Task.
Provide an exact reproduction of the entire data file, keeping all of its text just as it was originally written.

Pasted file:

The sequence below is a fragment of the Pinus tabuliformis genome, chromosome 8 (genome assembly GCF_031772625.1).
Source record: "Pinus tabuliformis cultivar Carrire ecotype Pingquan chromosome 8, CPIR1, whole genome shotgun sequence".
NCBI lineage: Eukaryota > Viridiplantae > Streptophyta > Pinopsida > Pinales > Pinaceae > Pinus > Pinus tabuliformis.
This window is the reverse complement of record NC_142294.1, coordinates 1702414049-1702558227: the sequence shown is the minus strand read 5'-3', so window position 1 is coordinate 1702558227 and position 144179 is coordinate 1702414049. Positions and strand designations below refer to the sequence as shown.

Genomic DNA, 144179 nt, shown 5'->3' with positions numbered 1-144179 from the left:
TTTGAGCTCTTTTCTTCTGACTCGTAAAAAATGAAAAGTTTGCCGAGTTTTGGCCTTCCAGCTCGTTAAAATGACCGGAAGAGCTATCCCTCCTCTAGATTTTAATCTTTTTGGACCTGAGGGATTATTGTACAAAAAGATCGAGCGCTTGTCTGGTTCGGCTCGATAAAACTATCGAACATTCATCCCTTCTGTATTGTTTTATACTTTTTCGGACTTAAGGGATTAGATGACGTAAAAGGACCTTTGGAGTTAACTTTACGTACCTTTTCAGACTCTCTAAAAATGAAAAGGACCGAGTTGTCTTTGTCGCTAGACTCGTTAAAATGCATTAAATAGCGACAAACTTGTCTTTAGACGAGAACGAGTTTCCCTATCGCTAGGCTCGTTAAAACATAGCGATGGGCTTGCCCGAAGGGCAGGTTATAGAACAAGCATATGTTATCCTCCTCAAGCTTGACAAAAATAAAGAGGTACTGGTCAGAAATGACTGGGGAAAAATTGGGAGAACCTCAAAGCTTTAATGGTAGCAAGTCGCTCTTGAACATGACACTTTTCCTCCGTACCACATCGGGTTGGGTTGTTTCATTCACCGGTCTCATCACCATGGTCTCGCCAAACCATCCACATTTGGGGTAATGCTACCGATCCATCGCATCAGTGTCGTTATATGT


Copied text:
The sequence below is a fragment of the Pinus tabuliformis genome, chromosome 8 (genome assembly GCF_031772625.1).
Source record: "Pinus tabuliformis cultivar Carrire ecotype Pingquan chromosome 8, CPIR1, whole genome shotgun sequence".
NCBI lineage: Eukaryota > Viridiplantae > Streptophyta > Pinopsida > Pinales > Pinaceae > Pinus > Pinus tabuliformis.
This window is the reverse complement of record NC_142294.1, coordinates 1702414049-1702558227: the sequence shown is the minus strand read 5'-3', so window position 1 is coordinate 1702558227 and position 144179 is coordinate 1702414049. Positions and strand designations below refer to the sequence as shown.

Genomic DNA, 144179 nt, shown 5'->3' with positions numbered 1-144179 from the left:
TTTGAGCTCTTTTCTTCTGACTCGTAAAAAATGAAAAGTTTGCCGAGTTTTGGCCTTCCAGCTCGTTAAAATGACCGGAAGAGCTATCCCTCCTCTAGATTTTAATCTTTTTGGACCTGAGGGATTATTGTACAAAAAGATCGAGCGCTTGTCTGGTTCGGCTCGATAAAACTATCGAACATTCATCCCTTCTGTATTGTTTTATACTTTTTCGGACTTAAGGGATTAGATGACGTAAAAGGACCTTTGGAGTTAACTTTACGTACCTTTTCAGACTCTCTAAAAATGAAAAGGACCGAGTTGTCTTTGTCGCTAGACTCGTTAAAATGCATTAAATAGCGACAAACTTGTCTTTAGACGAGAACGAGTTTCCCTATCGCTAGGCTCGTTAAAACATAGCGATGGGCTTGCCCGAAGGGCAGGTTATAGAACAAGCATATGTTATCCTCCTCAAGCTTGACAAAAATAAAGAGGTACTGGTCAGAAATGACTGGGGAAAAATTGGGAGAACCTCAAAGCTTTAATGGTAGCAAGTCGCTCTTGAACATGACACTTTTCCTCCGTACCACATCGGGTTGGGTTGTTTCATTCACCGGTCTCATCACCATGGTCTCGCCAAACCATCCACATTTGGGGTAATGCTACCGATCCATCGCATCAGTGTCGTTATATGT